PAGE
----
“No,” with game time in less than two hours, the field captain of the Philadelphia Quakers had no time for false civility or empty conversation. Frank Richardson was concerned with teaching Blaze the difference between a pitch to hit and the ones the second baseman had been dribbling to infielders.

“Yes, the whole losing thing. But we knew that was likely when I signed you on. It was important to clear those sort of men off the squad, even if they did almost rank first last season.”

Richardson nodded; those sorts of men had made gamblers rich men while the sporting world’s attention had been focused on Brooklyn. And now those sorts of men were beating his club regularly, not having to hold back to ‘throw’ games—not until attention had been diverted to another false scandal.

“Your reputation allowed us to clear the table, make these moves a lesser man would have been tarred and feather for. Even now I get letters from disaffected cranks lamenting the release of Pannell and informing me of his latest three hit performance for the Atlantics.”

“I know, I was there for the last,” Cappy coolly replied. As with Cincinnati the season past, he was saddled with a gutted team. And while his own personal performance was improved, the failures of his mates wore on him. “Young hurlers have not the maturity to place the ball consistently, and old batsmen fail more often than not.”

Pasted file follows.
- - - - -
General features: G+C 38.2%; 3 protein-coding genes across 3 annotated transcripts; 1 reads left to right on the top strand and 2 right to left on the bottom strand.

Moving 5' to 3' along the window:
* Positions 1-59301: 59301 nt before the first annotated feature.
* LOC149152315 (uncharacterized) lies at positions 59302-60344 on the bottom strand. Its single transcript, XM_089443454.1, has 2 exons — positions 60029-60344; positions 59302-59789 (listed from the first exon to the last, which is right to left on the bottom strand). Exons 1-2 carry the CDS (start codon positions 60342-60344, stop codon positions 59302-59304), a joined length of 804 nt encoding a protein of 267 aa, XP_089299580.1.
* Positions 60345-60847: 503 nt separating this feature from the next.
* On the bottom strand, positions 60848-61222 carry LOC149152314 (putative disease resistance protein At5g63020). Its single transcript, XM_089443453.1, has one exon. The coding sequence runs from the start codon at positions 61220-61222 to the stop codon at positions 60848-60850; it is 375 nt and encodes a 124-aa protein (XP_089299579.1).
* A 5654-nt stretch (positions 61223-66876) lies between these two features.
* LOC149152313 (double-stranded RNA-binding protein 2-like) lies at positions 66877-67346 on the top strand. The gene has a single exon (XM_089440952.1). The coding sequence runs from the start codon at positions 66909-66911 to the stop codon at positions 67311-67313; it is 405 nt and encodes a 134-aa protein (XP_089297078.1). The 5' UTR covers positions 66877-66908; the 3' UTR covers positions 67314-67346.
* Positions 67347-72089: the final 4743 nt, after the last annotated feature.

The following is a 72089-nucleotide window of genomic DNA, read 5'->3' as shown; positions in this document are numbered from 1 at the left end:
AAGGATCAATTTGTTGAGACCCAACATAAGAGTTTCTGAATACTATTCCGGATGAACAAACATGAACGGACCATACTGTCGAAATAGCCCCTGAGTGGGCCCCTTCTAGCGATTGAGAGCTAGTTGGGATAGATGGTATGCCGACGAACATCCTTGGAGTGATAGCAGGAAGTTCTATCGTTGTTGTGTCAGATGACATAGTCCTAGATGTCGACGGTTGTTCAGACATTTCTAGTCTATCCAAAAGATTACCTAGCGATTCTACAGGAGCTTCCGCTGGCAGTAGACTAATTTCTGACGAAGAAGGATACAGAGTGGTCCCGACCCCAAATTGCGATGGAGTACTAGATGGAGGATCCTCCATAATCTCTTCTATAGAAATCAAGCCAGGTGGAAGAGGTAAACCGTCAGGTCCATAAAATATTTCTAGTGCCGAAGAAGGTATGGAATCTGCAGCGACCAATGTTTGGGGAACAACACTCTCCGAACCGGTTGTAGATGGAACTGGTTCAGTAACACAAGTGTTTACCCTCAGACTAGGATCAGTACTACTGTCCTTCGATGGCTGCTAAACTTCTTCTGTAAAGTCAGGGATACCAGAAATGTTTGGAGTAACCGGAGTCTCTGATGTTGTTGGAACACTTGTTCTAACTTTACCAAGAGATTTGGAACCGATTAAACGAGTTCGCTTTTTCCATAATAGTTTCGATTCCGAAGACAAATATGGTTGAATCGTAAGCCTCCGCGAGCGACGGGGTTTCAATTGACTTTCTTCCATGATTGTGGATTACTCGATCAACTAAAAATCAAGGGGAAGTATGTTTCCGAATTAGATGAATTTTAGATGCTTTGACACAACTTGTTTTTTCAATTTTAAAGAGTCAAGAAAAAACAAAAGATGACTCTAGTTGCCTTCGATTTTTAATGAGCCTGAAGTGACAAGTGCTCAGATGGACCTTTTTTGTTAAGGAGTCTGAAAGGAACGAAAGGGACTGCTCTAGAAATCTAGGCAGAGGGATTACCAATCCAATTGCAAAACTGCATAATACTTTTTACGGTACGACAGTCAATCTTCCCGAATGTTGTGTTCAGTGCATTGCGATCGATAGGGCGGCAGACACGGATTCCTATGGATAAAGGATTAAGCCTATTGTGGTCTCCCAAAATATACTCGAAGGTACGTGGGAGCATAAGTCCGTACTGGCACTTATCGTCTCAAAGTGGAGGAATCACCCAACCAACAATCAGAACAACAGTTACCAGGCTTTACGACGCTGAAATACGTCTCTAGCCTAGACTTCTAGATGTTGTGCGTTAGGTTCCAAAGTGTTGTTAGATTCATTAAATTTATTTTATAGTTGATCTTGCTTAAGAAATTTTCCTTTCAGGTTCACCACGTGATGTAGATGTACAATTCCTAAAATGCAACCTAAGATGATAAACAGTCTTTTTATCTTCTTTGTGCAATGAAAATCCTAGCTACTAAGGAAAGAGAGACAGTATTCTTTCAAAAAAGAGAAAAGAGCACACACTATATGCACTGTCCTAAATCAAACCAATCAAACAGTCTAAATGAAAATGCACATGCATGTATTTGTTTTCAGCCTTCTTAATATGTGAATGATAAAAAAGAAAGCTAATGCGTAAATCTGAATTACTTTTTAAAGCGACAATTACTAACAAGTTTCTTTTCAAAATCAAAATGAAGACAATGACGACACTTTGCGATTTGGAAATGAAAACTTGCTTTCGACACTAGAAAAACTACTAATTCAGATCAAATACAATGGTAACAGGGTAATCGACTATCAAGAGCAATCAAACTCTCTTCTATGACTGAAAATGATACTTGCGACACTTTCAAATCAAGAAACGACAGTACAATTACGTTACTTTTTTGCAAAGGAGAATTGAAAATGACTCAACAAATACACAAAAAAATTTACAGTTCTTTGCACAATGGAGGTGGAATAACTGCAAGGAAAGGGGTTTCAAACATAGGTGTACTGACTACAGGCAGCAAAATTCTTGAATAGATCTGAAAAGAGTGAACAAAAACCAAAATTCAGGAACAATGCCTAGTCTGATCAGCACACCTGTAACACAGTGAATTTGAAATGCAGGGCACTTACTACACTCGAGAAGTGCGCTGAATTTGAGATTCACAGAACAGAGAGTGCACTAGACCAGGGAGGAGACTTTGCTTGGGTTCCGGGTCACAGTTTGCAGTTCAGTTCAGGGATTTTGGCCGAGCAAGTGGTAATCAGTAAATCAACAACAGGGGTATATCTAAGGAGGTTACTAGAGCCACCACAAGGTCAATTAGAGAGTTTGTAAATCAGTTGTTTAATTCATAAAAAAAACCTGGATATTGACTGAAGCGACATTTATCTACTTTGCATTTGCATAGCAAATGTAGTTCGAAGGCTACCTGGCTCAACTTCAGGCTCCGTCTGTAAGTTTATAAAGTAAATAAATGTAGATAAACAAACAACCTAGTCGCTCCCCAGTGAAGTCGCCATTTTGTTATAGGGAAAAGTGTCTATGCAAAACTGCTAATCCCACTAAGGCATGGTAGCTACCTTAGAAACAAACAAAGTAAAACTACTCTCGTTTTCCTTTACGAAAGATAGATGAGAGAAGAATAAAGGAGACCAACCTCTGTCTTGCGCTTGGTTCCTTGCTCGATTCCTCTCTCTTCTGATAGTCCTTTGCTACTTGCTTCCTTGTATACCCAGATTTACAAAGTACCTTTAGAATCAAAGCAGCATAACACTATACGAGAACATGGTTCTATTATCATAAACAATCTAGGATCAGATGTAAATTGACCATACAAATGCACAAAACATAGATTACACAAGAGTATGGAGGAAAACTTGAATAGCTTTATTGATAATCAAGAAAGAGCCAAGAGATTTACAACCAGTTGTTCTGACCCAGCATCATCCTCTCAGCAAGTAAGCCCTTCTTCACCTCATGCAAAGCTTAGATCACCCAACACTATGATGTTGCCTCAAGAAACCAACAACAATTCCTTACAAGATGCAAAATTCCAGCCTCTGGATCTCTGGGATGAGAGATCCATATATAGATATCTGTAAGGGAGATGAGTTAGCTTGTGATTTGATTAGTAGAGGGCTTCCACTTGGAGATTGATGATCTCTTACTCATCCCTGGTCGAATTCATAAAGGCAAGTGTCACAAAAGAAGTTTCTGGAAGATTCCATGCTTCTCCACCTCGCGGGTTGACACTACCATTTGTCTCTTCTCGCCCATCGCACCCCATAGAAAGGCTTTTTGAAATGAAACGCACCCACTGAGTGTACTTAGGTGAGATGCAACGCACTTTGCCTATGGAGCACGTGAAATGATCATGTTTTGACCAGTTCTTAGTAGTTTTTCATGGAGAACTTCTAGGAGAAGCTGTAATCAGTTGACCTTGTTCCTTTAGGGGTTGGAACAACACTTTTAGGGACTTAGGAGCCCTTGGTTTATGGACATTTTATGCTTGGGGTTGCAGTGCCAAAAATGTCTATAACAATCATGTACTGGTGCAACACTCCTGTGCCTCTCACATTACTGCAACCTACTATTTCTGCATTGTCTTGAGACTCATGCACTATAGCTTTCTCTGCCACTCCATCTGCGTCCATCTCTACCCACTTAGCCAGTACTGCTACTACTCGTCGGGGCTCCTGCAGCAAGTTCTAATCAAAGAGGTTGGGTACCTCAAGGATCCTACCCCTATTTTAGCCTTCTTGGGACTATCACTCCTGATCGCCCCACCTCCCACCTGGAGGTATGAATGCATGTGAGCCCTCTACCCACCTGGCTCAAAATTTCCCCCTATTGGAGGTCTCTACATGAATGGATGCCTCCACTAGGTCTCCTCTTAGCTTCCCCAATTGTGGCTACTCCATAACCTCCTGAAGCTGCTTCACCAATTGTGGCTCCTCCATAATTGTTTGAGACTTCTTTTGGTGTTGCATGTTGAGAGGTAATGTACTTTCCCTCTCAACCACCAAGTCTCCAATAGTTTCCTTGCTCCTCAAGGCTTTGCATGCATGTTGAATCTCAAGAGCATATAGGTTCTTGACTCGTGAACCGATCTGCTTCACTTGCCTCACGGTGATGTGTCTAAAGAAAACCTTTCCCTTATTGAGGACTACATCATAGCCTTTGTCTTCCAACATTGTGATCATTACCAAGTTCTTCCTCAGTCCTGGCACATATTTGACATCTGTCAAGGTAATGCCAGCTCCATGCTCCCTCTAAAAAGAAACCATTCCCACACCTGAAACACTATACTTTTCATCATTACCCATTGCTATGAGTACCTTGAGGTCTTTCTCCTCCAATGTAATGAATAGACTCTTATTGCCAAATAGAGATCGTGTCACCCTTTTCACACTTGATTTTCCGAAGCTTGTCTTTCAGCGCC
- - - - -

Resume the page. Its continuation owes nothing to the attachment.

Franklin wandered to the window; the weight of the unspoken topic put him ill at ease. “I have been made an offer for your services.”

The great hero of the diamond felt a spark of life unknown since his 1874 champion. “Cincinnati again, or am I to go Brooklyn?” he asked referring to two of the top three clubs.

“Neither,” Franklin nervously caressed the muslin around the curtains. His tongue feeling as if he had just drank salt water. “Chicago,” he finally muttered.

There are times when silence is comforting. The unspoken communication allowing formerly tense friends a moment to settle their thoughts and understand what is really important. This however was an angry silence. An almost aggressive silence. Franklin stepped away from the window, vainly hoping the heat he felt was from the June sun bearing through the panes.

“I shall not report.”

“The matter is done; you will report to Chicago they now own your contract.”

“I am not some --- who can be bought and sold as so much chattel. I have suffered with this club trying to make it an honest team, and you would dash me off to, to, that man’s club with no regards for my feelings? I entered an agreement with you that as a gentleman I though you would have the courage to adhere to.” Cappy, without a thought had backed the owner into a corner both physically and logically.

“You must understand, they have batsmen to spare, you are worth three men to them.”